Thursday, March 22, 2012

News Flash: The Way Foreign Aid Is Spent Does Not Make Sense

We have barely begun this century, but we have gone well over a trillion dollars in economic losses due to disasters.  This is according to a new report by Development Initiatives, an independent organization that is working to end poverty. They want to do this by getting information about poverty and making it understandable by ordinary people. They believe that once poor people and the people working to help them understand what is going on they can be more effective.

The new report is about what money for disaster risk reduction is used for. They basically say, how the money is being used, does not make sense. 

Here is how the woman in charge of disaster risk reduction for the UN put it:

 GENEVA, 20 March 2012 - The UN Secretary-General's Special Representative for Disaster Risk Reduction, Margareta Wahlström, today launched a new report by Development Initiatives which highlights major discrepancies in the way that donors allocate funding for disaster risk reduction despite economic losses of over one trillion dollars from disasters so far this century. 

Ms. Wahlström said: "This report is a very timely examination of funding for disaster risk reduction when it is now clear that we have broken through the trillion dollar ceiling for economic losses so far this century. As of the end of 2011 we can conservatively state that disasters so far this century have cost over $1,380 billion" 

Jan Kellett, a Programme Leader with Development Initiatives and co-author of the report, said: "at a time when humanitarian needs are at an historic high, and donors are under considerable pressure to spend less and prioritise value for money, a reassessment of spending is imperative. This report reveals the critical need for a revised financing model which places greater emphasis upon the reduction of risk, based on comprehensive assessments of need and appropriate prioritisation of funding, as well as improvements in the quality of reporting".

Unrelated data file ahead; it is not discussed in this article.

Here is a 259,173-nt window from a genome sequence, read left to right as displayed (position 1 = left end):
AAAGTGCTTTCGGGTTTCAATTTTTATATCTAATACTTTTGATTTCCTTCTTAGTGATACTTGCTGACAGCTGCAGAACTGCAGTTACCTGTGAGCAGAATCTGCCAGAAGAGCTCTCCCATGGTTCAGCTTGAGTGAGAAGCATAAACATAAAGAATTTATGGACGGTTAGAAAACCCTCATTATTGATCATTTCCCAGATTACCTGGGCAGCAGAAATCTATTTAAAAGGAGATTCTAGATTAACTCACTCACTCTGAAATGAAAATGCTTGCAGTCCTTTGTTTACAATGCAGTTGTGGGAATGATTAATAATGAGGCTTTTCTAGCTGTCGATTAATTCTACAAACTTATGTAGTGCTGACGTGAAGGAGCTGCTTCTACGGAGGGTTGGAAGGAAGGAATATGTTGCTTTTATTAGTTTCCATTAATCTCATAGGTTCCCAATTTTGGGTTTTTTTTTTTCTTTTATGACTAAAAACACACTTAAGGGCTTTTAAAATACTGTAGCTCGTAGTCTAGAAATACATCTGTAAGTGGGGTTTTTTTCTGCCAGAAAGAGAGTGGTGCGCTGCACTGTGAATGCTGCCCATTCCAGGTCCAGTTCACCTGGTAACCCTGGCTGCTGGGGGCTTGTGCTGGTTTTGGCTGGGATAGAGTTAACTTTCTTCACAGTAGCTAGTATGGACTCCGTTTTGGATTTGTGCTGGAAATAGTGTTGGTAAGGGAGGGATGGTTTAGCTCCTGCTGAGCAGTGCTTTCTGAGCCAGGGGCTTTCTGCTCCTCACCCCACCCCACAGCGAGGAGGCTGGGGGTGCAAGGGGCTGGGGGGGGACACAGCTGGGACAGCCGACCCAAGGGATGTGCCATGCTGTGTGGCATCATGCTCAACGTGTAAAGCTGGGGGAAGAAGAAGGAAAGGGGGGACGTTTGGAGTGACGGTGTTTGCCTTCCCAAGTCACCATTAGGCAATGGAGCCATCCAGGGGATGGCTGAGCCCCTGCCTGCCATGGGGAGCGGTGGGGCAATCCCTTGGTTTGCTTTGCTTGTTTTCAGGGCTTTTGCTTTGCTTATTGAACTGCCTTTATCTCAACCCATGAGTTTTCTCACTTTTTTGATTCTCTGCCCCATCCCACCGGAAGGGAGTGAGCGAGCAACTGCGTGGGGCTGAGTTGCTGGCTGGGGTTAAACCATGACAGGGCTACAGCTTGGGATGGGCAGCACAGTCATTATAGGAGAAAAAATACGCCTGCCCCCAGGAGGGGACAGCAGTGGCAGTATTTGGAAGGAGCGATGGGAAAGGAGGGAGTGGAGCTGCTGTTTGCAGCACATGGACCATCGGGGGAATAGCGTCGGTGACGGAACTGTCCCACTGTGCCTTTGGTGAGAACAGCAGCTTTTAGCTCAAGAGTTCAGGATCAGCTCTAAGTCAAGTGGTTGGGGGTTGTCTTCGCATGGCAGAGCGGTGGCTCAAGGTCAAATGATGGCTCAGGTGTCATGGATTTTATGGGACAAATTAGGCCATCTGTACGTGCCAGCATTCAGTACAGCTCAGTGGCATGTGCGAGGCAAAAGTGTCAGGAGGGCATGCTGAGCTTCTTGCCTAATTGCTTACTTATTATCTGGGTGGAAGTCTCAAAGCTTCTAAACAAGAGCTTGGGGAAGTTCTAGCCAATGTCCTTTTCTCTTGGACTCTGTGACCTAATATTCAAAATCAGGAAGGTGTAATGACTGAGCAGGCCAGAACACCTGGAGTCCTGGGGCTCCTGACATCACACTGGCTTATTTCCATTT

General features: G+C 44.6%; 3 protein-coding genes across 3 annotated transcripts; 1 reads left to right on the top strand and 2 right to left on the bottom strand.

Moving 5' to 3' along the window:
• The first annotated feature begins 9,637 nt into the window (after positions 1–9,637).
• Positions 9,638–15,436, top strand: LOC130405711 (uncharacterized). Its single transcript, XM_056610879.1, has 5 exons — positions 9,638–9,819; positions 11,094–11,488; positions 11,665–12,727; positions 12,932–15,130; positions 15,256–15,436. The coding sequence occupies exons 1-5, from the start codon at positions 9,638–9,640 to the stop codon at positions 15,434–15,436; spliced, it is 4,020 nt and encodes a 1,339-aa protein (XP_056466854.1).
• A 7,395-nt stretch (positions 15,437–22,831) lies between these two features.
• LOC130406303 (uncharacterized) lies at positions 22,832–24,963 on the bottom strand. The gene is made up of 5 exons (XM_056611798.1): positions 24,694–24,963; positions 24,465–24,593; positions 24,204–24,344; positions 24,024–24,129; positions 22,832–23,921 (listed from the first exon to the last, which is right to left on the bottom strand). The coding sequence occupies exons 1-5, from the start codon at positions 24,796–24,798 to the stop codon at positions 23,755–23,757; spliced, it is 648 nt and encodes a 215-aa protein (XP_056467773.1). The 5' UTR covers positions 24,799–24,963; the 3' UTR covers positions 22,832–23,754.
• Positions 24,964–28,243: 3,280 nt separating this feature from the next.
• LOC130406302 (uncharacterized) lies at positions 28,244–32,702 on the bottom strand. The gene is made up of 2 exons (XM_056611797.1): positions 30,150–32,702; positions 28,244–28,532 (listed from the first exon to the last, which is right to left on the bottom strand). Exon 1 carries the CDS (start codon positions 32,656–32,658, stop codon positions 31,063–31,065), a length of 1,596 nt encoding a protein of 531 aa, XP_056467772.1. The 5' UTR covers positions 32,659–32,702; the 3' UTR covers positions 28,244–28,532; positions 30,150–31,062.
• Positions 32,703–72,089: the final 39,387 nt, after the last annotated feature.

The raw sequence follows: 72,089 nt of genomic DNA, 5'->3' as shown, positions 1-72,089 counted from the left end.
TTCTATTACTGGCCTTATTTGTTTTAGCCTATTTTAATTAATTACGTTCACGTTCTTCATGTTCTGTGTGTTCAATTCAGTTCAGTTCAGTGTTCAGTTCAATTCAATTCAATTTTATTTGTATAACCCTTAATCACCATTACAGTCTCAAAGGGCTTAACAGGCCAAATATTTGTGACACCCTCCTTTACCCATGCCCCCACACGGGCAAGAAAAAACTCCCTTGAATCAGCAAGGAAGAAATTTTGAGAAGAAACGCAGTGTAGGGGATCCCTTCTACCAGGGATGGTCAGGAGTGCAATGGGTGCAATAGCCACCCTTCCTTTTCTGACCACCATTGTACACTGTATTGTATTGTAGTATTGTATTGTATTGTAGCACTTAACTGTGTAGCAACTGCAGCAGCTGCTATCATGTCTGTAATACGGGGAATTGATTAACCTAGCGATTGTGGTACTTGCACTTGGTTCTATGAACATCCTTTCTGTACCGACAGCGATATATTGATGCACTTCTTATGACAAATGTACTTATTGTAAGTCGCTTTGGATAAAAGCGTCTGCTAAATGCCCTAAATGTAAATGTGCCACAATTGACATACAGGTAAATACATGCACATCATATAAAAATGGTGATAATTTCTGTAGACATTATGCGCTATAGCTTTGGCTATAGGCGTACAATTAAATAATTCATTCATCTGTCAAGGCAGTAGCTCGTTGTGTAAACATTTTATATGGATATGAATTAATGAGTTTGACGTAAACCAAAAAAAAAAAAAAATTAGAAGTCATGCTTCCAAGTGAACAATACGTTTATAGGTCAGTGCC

That was the end of the UN comments and those from Development Initiatives. If Development Initiatives wants to make things easier for poor people, I think they need to hire an interpreter for the UN Secretary-General's Special Representative for Disaster Risk Reduction, Margareta Wahlström. She may be speaking English, but so what? That does not mean that what she says is going to be understandable to a lot of the people most affected by what she says.

I am a word geek. Even I have to think a bit to figure out what Margareta Wahlstrom said above. This does not look well for poor people, who are most affected by disasters most of the time. The above report from Development Initiatives says that 80% of the people who die in most disasters are poor people. 

Last year (2011) apparently was an exception to the most disaster deaths being among poor people. Development Initiatives said that last year most of the people who died were middle income people instead of poor. They explained where the deaths happened last year, on their site:

I would like to see disaster aid give us some better results. It seems to make sense to spend more to keep people from getting killed and made even poorer in disasters. It does not seem to make sense to randomly throw money at disasters and expect things to get better. The Development Initiatives report said that only about 1% of the development aid to poor countries goes to disaster risk reduction. That does not make good sense. Surely we can do better than that.

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